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Taylor Eldridge blog: Q&A with Garden Plain volleyball coach Gina Clark

Published Oct. 31 at 7:21 p.m. | Last updated Oct. 31 at 7:22 p.m.

So during this past season Garden Plain volleyball coach Gina Clark reached her 500th victory in her 20th year of coaching.

It is quite the accomplishment and something that may have flown under the radar for those not tuned into the Garden Plain program. Clark has built Garden Plain into an annual contender, as the Owls have won two state championships and finished runner-up and third in the last nine years. Clark also rebuilt the program at Chaparral for 11 years before that.

I caught up with Clark after the state championship weekend and asked her thoughts on the milestone and many other topics. Enjoy!

Taylor Eldridge: So when you look at winning 500 games in a career, what are your thoughts on that milestone?

Gina Clark: “I guess my first thought is that all of those wins is one thing and that’s really nice, but I think the best part in the 20 years it took was that I got to have a pretty big impact on a lot of kids’ lives. You get to have those interactions with a lot of really good players and to me that really has been the best part for me.”

TE: What was it like watching the state tournament this weekend as a spectator?

GC: “I think you realize how those trips to the state tournament are a rarity. We’ve been four times in the nine years I’ve been here and we’ve won it twice, been runner-up once, and third once. It’s just such a fun time that so few people and so few coaches get the chance to be a part of. I know the first time we went in 2008 I hardly even remember it because I was so busy with all of the other things a coach can be worried about. Last year (when Garden Plain won the title) was a great memory because I felt like a little more of a seasoned coach and I could sit back and relax and watch the kids enjoy themselves rather than being uptight.”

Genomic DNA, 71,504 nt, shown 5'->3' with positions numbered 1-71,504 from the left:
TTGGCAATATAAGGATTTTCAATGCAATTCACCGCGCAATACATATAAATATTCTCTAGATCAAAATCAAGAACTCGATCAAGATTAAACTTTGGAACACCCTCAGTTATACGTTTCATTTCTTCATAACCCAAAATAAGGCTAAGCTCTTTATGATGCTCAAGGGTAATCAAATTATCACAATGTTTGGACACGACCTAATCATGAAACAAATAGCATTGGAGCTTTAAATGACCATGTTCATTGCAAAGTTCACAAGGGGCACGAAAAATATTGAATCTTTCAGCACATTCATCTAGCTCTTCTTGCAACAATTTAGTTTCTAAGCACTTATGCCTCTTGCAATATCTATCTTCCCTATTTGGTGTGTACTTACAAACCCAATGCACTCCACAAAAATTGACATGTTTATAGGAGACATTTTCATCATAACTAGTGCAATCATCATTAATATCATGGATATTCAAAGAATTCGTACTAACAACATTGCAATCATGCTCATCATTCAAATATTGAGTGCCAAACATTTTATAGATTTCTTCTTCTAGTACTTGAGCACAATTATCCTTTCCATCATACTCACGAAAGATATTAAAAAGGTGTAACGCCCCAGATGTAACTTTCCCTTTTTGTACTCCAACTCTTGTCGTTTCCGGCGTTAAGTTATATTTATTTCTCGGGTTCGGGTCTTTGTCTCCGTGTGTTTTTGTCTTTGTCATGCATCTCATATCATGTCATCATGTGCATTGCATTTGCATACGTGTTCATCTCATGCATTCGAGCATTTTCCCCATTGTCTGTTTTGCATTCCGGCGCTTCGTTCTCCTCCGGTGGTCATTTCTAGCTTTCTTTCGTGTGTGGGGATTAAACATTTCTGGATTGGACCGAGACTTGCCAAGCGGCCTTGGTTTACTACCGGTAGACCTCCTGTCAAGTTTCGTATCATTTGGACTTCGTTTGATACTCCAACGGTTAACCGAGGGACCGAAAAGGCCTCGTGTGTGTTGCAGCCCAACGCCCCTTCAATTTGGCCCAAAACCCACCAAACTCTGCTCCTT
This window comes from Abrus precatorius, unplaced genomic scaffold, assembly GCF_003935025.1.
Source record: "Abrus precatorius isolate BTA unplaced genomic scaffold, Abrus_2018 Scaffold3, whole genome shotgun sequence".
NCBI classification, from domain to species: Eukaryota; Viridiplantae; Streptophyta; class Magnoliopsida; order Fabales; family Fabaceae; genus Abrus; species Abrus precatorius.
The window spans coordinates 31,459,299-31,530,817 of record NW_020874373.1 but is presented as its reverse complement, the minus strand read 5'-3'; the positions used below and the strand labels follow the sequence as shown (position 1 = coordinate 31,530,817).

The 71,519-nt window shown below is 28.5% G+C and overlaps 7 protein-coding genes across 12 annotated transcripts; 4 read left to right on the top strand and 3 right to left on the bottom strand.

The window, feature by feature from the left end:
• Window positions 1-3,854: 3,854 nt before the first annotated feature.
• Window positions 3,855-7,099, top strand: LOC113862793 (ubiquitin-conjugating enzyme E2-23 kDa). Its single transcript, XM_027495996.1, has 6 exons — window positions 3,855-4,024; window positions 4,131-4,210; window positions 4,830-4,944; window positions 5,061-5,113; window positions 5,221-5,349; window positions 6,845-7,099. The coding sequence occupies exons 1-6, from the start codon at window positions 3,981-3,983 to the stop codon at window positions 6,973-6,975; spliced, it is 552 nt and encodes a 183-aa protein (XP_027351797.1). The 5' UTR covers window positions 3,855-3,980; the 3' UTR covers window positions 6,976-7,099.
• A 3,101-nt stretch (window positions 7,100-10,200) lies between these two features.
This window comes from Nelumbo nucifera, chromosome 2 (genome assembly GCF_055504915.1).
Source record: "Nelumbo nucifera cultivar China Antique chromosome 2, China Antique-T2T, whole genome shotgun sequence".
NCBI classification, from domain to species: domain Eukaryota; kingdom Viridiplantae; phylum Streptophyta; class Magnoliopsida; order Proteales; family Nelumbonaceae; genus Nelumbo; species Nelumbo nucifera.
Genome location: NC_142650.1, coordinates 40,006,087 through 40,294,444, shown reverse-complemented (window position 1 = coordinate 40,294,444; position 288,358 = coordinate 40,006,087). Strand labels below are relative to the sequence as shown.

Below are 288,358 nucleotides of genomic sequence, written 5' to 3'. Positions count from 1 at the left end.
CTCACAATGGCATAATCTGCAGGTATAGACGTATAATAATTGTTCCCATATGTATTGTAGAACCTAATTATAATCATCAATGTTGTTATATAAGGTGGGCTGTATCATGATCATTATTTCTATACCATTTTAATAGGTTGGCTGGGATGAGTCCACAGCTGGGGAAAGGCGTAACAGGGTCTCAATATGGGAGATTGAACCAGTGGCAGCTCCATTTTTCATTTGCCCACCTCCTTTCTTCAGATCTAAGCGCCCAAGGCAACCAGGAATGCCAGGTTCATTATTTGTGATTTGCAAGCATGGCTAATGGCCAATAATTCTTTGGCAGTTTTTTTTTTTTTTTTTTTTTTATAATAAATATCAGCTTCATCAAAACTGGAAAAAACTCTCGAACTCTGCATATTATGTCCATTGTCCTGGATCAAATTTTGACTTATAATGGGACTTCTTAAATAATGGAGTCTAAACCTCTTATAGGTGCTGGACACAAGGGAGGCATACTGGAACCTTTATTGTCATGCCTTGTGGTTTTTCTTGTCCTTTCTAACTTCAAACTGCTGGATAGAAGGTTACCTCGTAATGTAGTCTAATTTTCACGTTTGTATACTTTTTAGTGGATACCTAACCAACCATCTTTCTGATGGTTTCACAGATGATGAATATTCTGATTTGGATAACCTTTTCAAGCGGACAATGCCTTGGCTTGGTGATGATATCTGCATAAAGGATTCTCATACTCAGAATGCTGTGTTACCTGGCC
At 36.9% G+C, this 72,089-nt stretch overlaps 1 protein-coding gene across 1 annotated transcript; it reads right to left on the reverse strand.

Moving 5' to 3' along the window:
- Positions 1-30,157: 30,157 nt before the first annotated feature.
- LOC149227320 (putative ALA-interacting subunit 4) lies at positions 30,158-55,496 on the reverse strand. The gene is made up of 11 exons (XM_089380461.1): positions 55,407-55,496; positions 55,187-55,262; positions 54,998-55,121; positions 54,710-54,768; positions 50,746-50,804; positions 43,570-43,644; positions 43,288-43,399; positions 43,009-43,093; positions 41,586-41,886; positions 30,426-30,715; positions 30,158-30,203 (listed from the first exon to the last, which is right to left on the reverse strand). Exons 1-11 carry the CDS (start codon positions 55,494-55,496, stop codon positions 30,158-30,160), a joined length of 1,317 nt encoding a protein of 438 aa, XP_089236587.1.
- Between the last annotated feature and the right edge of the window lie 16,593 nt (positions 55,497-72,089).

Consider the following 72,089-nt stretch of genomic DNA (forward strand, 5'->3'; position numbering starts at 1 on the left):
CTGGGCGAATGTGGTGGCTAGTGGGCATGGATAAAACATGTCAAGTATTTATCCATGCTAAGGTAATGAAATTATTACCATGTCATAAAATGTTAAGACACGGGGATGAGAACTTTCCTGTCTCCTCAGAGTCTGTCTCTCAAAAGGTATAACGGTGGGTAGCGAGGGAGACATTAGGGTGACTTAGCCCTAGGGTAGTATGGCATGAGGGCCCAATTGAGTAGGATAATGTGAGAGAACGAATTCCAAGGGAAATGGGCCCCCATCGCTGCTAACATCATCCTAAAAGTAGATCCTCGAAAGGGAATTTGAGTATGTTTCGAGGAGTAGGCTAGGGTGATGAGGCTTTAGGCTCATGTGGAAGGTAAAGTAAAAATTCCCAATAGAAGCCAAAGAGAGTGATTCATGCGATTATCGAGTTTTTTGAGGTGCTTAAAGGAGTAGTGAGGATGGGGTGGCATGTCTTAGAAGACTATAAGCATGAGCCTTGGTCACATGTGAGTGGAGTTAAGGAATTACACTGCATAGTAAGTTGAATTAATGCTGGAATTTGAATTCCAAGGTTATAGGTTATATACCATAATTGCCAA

TE: Do you feel like you’ve changed as a coach over the years?

GC: “I do think I’ve changed from year to year to year. I think that’s the only way you can continue to be a winning coach is to embrace change and take the time at the end of every season to reflect. I’ve already sat down after this year and I already know if I had a chance again I would do some things differently. In my first two years of coaching I went 8-44. I try tot go back and remember those times because it keeps you humbled. When the wins begin to stack up and you start becoming really successful, you have to remind yourself of how hard you worked to get to where you’ve gotten and all of the learning that it took to get there. Now I think back to those first two seasons and if I had the knowledge I have now, I would go back and change so many things.”

TE: Looking back on your career, who are some of your biggest influences as a coach?